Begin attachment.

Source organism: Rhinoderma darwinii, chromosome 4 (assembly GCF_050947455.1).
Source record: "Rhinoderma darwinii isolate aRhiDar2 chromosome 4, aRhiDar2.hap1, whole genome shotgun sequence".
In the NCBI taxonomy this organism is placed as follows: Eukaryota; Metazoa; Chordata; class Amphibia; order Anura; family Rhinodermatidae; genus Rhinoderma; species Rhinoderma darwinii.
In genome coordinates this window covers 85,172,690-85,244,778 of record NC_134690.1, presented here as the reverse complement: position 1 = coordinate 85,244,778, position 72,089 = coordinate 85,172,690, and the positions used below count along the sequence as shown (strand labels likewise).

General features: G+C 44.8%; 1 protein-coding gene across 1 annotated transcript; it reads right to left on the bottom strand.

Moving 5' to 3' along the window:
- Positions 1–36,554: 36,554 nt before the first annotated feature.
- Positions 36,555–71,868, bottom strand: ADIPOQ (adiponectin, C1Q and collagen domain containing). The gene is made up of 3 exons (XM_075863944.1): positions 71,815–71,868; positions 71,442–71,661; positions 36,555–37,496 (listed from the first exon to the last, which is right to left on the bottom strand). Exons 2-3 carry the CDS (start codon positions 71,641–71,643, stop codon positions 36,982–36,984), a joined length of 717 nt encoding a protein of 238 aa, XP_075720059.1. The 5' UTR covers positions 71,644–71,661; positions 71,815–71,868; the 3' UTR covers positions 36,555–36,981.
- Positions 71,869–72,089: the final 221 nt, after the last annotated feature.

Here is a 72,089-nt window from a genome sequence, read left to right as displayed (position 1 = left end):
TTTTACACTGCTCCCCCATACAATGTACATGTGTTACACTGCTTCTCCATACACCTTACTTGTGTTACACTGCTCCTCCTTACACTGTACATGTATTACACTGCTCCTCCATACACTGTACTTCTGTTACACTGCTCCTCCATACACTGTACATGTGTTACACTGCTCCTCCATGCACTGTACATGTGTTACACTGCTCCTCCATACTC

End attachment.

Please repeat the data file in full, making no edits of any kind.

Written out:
Source organism: Rhinoderma darwinii, chromosome 4 (assembly GCF_050947455.1).
Source record: "Rhinoderma darwinii isolate aRhiDar2 chromosome 4, aRhiDar2.hap1, whole genome shotgun sequence".
In the NCBI taxonomy this organism is placed as follows: Eukaryota; Metazoa; Chordata; class Amphibia; order Anura; family Rhinodermatidae; genus Rhinoderma; species Rhinoderma darwinii.
In genome coordinates this window covers 85,172,690-85,244,778 of record NC_134690.1, presented here as the reverse complement: position 1 = coordinate 85,244,778, position 72,089 = coordinate 85,172,690, and the positions used below count along the sequence as shown (strand labels likewise).

General features: G+C 44.8%; 1 protein-coding gene across 1 annotated transcript; it reads right to left on the bottom strand.

Moving 5' to 3' along the window:
- Positions 1–36,554: 36,554 nt before the first annotated feature.
- Positions 36,555–71,868, bottom strand: ADIPOQ (adiponectin, C1Q and collagen domain containing). The gene is made up of 3 exons (XM_075863944.1): positions 71,815–71,868; positions 71,442–71,661; positions 36,555–37,496 (listed from the first exon to the last, which is right to left on the bottom strand). Exons 2-3 carry the CDS (start codon positions 71,641–71,643, stop codon positions 36,982–36,984), a joined length of 717 nt encoding a protein of 238 aa, XP_075720059.1. The 5' UTR covers positions 71,644–71,661; positions 71,815–71,868; the 3' UTR covers positions 36,555–36,981.
- Positions 71,869–72,089: the final 221 nt, after the last annotated feature.

Here is a 72,089-nt window from a genome sequence, read left to right as displayed (position 1 = left end):
TTTTACACTGCTCCCCCATACAATGTACATGTGTTACACTGCTTCTCCATACACCTTACTTGTGTTACACTGCTCCTCCTTACACTGTACATGTATTACACTGCTCCTCCATACACTGTACTTCTGTTACACTGCTCCTCCATACACTGTACATGTGTTACACTGCTCCTCCATGCACTGTACATGTGTTACACTGCTCCTCCATACTC